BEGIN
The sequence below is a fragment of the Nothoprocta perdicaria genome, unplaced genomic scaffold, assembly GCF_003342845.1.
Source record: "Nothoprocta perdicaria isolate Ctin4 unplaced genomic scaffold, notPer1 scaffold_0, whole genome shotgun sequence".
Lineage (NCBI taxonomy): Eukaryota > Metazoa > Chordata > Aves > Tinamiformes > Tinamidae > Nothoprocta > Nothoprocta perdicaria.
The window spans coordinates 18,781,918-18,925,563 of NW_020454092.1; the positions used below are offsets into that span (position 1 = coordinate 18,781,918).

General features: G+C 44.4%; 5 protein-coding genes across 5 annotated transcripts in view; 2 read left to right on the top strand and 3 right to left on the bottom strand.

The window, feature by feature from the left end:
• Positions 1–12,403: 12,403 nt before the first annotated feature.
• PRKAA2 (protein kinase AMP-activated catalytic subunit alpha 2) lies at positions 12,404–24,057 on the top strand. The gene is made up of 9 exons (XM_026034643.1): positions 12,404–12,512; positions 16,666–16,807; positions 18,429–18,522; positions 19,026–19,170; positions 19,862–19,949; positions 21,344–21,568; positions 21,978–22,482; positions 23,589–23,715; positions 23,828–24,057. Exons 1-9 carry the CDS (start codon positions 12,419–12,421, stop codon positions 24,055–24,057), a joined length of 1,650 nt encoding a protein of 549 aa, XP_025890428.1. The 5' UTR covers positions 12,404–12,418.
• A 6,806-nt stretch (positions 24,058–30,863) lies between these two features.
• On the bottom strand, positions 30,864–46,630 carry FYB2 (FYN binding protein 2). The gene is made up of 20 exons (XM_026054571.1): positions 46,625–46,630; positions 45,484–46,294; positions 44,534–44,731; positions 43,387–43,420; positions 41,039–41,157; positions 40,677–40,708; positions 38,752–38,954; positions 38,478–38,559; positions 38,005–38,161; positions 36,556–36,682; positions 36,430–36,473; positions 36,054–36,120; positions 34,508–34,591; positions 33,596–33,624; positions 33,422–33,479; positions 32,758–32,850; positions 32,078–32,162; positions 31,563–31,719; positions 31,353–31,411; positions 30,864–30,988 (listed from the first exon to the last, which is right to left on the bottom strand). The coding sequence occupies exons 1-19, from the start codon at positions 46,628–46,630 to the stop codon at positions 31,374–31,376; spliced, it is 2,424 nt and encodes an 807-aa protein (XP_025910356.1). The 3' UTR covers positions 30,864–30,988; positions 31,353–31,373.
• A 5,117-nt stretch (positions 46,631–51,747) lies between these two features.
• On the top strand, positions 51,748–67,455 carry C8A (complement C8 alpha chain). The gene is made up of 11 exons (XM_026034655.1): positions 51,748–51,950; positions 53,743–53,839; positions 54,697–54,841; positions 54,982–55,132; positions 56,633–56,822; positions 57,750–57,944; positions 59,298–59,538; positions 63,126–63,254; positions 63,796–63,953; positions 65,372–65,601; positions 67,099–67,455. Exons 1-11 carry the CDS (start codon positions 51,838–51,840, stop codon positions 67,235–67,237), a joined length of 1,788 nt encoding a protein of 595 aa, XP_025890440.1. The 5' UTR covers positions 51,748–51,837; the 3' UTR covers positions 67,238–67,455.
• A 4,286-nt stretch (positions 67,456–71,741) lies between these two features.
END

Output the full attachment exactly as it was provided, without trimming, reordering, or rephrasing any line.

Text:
The sequence below is a fragment of the Nothoprocta perdicaria genome, unplaced genomic scaffold, assembly GCF_003342845.1.
Source record: "Nothoprocta perdicaria isolate Ctin4 unplaced genomic scaffold, notPer1 scaffold_0, whole genome shotgun sequence".
Lineage (NCBI taxonomy): Eukaryota > Metazoa > Chordata > Aves > Tinamiformes > Tinamidae > Nothoprocta > Nothoprocta perdicaria.
The window spans coordinates 18,781,918-18,925,563 of NW_020454092.1; the positions used below are offsets into that span (position 1 = coordinate 18,781,918).

General features: G+C 44.4%; 5 protein-coding genes across 5 annotated transcripts in view; 2 read left to right on the top strand and 3 right to left on the bottom strand.

The window, feature by feature from the left end:
• Positions 1–12,403: 12,403 nt before the first annotated feature.
• PRKAA2 (protein kinase AMP-activated catalytic subunit alpha 2) lies at positions 12,404–24,057 on the top strand. The gene is made up of 9 exons (XM_026034643.1): positions 12,404–12,512; positions 16,666–16,807; positions 18,429–18,522; positions 19,026–19,170; positions 19,862–19,949; positions 21,344–21,568; positions 21,978–22,482; positions 23,589–23,715; positions 23,828–24,057. Exons 1-9 carry the CDS (start codon positions 12,419–12,421, stop codon positions 24,055–24,057), a joined length of 1,650 nt encoding a protein of 549 aa, XP_025890428.1. The 5' UTR covers positions 12,404–12,418.
• A 6,806-nt stretch (positions 24,058–30,863) lies between these two features.
• On the bottom strand, positions 30,864–46,630 carry FYB2 (FYN binding protein 2). The gene is made up of 20 exons (XM_026054571.1): positions 46,625–46,630; positions 45,484–46,294; positions 44,534–44,731; positions 43,387–43,420; positions 41,039–41,157; positions 40,677–40,708; positions 38,752–38,954; positions 38,478–38,559; positions 38,005–38,161; positions 36,556–36,682; positions 36,430–36,473; positions 36,054–36,120; positions 34,508–34,591; positions 33,596–33,624; positions 33,422–33,479; positions 32,758–32,850; positions 32,078–32,162; positions 31,563–31,719; positions 31,353–31,411; positions 30,864–30,988 (listed from the first exon to the last, which is right to left on the bottom strand). The coding sequence occupies exons 1-19, from the start codon at positions 46,628–46,630 to the stop codon at positions 31,374–31,376; spliced, it is 2,424 nt and encodes an 807-aa protein (XP_025910356.1). The 3' UTR covers positions 30,864–30,988; positions 31,353–31,373.
• A 5,117-nt stretch (positions 46,631–51,747) lies between these two features.
• On the top strand, positions 51,748–67,455 carry C8A (complement C8 alpha chain). The gene is made up of 11 exons (XM_026034655.1): positions 51,748–51,950; positions 53,743–53,839; positions 54,697–54,841; positions 54,982–55,132; positions 56,633–56,822; positions 57,750–57,944; positions 59,298–59,538; positions 63,126–63,254; positions 63,796–63,953; positions 65,372–65,601; positions 67,099–67,455. Exons 1-11 carry the CDS (start codon positions 51,838–51,840, stop codon positions 67,235–67,237), a joined length of 1,788 nt encoding a protein of 595 aa, XP_025890440.1. The 5' UTR covers positions 51,748–51,837; the 3' UTR covers positions 67,238–67,455.
• A 4,286-nt stretch (positions 67,456–71,741) lies between these two features.